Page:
Mutis was born in Bogotá and lived in Brussels from the age of two until eleven, where his father, Santiago Mutis Dávila, held a post as a diplomat. They would return to Colombia by ship for summer holidays. During this time Mutis’ family stayed at his grandfather’s coffee and sugar cane plantation, Coello. For Álvaro Mutis, the impressions of these early years, his reading of Jules Verne and of Pablo Neruda’s Residencia en la tierra, and, especially, contact with “el trópico” (the tropics), are the mainspring of his work. Mutis studied high school in Bogotá under the tutelage of the Colombian poet Eduardo Carranza. Although he never finished school, he entered the literary world in Bogotá as a poet, a member of the Cántico group that emerged in 1940s. In 1948 Mutis and Carlos Patiño published a chapbook of poems called La balanza. He lived in Mexico City since 1956, gaining renown there as the result of Octavio Paz’s positive reviews of his work.
Mutis’ poetry was first published in 1948 and his first short stories in 1978. His first novella featuring Maqroll, La nieve del Almirante (The Snow of the Admiral) was published in 1986 and gained him popular and critical acclaim. He has received many literary awards, including the Prix Médicis (France, 1989), Premio Príncipe de Asturias de las Letras (Spain, 1997), Premio Miguel de Cervantes (Spain, 2001), and the Neustadt International Prize for Literature (United States, 2002), for The Adventures and Misadventures of Maqroll, a volume collecting all seven novellas about Maqroll the Gaviero.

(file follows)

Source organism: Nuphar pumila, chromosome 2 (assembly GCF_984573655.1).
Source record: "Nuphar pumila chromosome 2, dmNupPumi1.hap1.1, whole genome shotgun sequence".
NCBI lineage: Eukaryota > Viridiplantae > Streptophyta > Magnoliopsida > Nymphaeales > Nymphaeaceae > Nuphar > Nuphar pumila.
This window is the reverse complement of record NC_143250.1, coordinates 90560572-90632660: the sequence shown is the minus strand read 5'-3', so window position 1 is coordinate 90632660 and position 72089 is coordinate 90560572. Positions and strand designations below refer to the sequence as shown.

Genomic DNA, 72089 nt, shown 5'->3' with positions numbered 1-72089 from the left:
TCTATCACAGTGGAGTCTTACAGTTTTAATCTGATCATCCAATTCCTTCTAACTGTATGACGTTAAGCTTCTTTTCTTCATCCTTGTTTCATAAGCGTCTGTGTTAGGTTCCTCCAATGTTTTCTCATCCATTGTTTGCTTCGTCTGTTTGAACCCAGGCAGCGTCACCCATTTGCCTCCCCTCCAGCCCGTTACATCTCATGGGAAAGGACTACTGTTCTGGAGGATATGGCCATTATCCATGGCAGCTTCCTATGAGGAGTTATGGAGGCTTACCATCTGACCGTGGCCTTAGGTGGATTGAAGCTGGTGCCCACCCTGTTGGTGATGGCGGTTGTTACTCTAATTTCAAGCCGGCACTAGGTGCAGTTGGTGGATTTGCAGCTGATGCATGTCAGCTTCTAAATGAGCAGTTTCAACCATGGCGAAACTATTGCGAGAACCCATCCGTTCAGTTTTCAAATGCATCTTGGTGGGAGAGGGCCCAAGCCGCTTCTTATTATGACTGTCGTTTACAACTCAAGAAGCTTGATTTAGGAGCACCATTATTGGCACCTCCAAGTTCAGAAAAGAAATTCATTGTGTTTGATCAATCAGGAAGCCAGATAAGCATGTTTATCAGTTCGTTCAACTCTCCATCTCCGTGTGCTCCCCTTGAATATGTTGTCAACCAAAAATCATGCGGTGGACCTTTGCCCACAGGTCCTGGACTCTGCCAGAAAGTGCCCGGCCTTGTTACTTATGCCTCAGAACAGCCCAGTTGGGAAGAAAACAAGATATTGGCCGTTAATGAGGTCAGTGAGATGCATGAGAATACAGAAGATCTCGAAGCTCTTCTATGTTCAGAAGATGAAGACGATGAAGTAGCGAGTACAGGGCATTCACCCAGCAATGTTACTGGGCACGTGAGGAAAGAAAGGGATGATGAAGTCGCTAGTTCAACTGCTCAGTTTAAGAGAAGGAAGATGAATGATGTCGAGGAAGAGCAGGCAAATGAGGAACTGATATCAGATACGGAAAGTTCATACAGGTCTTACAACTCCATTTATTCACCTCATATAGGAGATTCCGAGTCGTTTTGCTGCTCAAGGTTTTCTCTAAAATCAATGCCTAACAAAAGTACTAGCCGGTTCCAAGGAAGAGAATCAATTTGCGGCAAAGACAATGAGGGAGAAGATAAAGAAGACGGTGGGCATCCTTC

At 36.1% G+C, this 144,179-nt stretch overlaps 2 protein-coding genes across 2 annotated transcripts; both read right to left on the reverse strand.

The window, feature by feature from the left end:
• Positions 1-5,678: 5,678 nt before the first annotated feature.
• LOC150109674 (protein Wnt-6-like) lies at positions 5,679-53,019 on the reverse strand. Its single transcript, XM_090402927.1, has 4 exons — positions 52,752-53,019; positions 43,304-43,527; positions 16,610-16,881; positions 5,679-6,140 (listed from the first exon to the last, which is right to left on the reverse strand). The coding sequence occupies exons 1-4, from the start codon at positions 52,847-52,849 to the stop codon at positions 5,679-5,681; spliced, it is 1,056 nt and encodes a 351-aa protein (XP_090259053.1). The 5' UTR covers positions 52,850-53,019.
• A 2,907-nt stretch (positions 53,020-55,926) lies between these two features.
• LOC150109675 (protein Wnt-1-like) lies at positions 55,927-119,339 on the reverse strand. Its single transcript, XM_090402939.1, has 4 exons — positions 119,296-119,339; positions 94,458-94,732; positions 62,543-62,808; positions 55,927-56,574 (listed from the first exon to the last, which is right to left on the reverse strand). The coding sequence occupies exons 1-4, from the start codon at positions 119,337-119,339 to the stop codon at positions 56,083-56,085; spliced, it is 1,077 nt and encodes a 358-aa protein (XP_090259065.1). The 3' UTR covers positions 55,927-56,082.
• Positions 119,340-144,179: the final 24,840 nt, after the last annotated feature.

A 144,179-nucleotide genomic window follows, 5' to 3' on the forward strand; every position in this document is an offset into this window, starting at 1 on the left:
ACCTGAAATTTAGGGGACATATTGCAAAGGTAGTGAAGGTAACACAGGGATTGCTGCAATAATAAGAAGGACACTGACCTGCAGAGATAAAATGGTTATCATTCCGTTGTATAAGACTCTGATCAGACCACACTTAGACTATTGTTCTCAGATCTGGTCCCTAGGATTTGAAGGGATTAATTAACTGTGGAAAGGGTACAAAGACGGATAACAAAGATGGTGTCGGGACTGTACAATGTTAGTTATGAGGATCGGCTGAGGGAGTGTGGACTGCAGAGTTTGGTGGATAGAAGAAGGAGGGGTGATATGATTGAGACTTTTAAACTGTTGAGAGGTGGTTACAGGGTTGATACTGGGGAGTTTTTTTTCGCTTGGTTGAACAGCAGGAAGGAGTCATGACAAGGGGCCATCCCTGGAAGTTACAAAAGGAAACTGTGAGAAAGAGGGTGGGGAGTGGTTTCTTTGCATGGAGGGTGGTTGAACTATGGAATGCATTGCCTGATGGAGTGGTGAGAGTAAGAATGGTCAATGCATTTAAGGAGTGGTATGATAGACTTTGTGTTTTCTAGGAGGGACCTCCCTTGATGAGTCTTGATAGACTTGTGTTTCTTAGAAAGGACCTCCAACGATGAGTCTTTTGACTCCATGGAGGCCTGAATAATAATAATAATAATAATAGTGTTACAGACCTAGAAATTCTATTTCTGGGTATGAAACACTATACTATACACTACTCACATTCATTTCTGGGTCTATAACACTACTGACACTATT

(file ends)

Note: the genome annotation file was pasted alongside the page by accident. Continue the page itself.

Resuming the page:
Mutis has combined his career as a writer of poetry and prose with a diverse set of non-literary occupations. Like his protagonist Maqroll, Mutis traveled widely in his professional roles including five years as Standard Oil’s public relations director and over 20 years as sales manager for Twentieth Century Fox and Columbia Pictures in their Latin American television divisions. Latin Americans first became familiar with his voice when he did the narration for the Spanish-language television version of The Untouchables. The late Octavio Paz was a champion of Mutis’ early poetry. In the 1950s, Mutis spent 15 months in a Mexican prison as a consequence of his handling of money intended for charitable use by Standard Oil. His experience in prison had a lasting influence on his life and work, and is chronicled in the book Diario de Lecumberri.
Mutis’ close friend, Nobel Prize-winner Gabriel García Márquez, called him “one of the greatest writers of our time.” Mutis’ works are most widely read in Latin America and Europe. Mutis is not well known in the anglophone world, probably because he is not easy to categorize. His literary work is not part of what is commonly understood in the American academy as “Latin American Literature”. Maqroll, his most well-known character, is of indeterminate origin, nationality, age and physiognomy. He is not evidently from Latin America and does not represent anything particularly Latin American in character. Maqroll is a solitary traveler who brings a stranger’s detachment to his encounters and his lovers; he searches for meaning in a time of violence and inhumanity. In this sense some literary critics has compared Maqroll to Sophocles’ Oedipus.
- August, 25, 1923
- Bogotá, Colombia
- September, 22, 2013
- Mexico City, Mexico